|Joep van Beurden
Chief Executive Officer
1. What is your perception of the Indian Electronic Systems
Design & Manufacturing (ESDM) industry?
- My perception is that it is smaller than it should be. India
is well known as a software development and back-office
outsourcing centre, but less so when it comes to systems
design, (fabless) semiconductor companies and manufacturing.
My view is that the same strengths that India is using to be
so strong in software and outsourcing can and should be used
to strengthen its position in more hardware centric
2. What are the top 3 innovative trends CSR sees in ESDM
- First and foremost the internet of things or as we like to
call it, the internet of my things. Over the next decade we
will see a whole range of devices that will be connected that
today are not. Bluetooth Smart is going to be a key enabler
and CSR is investing significantly in the development of that
- Second there will be a huge change in the area of Health and
Wellbeing as the traditional model of curing ailments will
shift to prevention of disease and monitoring of key health
parameters in healthy people to get early warnings of problems
as they begin to develop. Low power connectivity – Bluetooth
Smart – again is a key enabler here.
Finally, the use of location technology will move indoors. GPS
technology has proven very important for use outdoors, bat as
we live 95% of our lives indoors, we are only utilizing 5% of
its potential. CSR is investing heavily in the development of
indoor location technology.
3. What part does India play in the overall technology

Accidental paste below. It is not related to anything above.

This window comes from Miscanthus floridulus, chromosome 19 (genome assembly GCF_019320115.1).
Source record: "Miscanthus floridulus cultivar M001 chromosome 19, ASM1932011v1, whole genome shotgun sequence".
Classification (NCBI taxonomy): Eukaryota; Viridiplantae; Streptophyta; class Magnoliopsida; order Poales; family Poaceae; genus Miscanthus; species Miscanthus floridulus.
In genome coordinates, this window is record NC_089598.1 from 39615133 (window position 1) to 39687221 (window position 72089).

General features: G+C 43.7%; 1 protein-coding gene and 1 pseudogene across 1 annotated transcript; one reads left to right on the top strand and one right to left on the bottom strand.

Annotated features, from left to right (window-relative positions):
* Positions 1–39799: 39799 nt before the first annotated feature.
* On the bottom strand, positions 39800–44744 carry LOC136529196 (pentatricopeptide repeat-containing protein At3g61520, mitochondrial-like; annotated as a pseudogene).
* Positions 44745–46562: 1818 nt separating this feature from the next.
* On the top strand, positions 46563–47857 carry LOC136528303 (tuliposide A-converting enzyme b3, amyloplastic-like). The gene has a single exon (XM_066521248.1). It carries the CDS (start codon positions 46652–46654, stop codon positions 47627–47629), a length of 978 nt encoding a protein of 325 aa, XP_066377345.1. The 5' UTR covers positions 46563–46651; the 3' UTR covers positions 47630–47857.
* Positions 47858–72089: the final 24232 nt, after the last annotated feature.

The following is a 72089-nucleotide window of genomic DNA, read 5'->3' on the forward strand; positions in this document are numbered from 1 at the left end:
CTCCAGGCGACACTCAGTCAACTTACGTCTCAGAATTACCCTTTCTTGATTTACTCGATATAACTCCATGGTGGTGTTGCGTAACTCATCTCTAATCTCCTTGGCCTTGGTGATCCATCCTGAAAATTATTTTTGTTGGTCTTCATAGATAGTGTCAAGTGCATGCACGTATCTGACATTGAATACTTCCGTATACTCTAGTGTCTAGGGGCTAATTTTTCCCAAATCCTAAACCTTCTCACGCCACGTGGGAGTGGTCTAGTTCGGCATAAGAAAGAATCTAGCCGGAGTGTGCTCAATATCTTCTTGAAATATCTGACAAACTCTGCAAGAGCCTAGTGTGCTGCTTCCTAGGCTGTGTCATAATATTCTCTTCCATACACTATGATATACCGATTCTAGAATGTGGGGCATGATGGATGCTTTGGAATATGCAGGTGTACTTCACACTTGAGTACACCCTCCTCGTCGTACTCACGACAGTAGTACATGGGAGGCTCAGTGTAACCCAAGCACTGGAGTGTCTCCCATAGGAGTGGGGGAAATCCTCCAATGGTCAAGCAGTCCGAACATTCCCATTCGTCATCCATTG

strategy and marketing strategy of CSR?
- India is the main (embedded) software development center for
4. How does India fare with regard to innovation in the
semiconductor domain? How do you place the competency f Indian
product and design companies as compared with MNCs?
- See question 1. India is second to none when it comes to
innovative prowess, but today is mostly seen as strong in
software, back-office outsourcing and consultancy. The same
skill set can and should be deployed to design, develop and
produce world beating products.
5. What would be the key market drivers in 2013 ?
- Mobile products (smart phones and tablets) and their
accessories such as wireless speakers and headsets.
6. In your view, what should India's focus be for the next
- Investment in better infrastructure
- Simplification of administrative rules around starting and
Stimulate innovative industries other than the ‘traditional’
software and outsourcing areas to diversify the economy and
make use of growth opportunities in areas such as Internet of
7. What would be your mission and vision statement for the
growth of the Indian ESDM industry?
- Innovative India: open for business!
8. What are the key verticals addressed by CSR in the next
- Internet of my things
- Deep indoor location
- Streaming Audio
9. What are the steps to be taken to increase the growth of fabless companies in India?
- Firstly it is important to grow the ecosystem of fabless
semiconductor companies to increase the pool of experienced
and capable engineers
- Secondly my view is that India would benefit from more
exposure of the current successes in the fabless industry
About the author
Joep van Beurden
Chief Executive Officer
Joep van Beurden, Chief Executive Officer, was appointed CEO
in November 2007. He has over 15 years of experience in
managing technology companies in the US and Europe. Prior to
joining CSR, Joep was Chief Executive of NexWave Inc., a
provider of embedded software solutions for the consumer
electronics market based in France. Prior to that Joep held
senior positions at Canesta Inc., a fabless semiconductor
company in San Jose, California and Philips Components also in
San Jose. Other roles include Engagement Consultant at
McKinsey & Company in Amsterdam, Crude Oil Trader at Royal
Dutch Shell in Rotterdam and Physics and Electronics Lecturer
at the University of Zambia in Lusaka. In January 2009, Joep
was appointed a director of the Global Semiconductor Alliance
(GSA), a not-for-profit organisation supporting collaboration,
supply chain integration and innovation in the global
semiconductor industry. He was appointed Chairman of the GSA
in December 2011 after serving as a Vice Chairman since
December 2009. He holds a Masters degree in Applied Physics
from Twente University of Technology in Enschede, The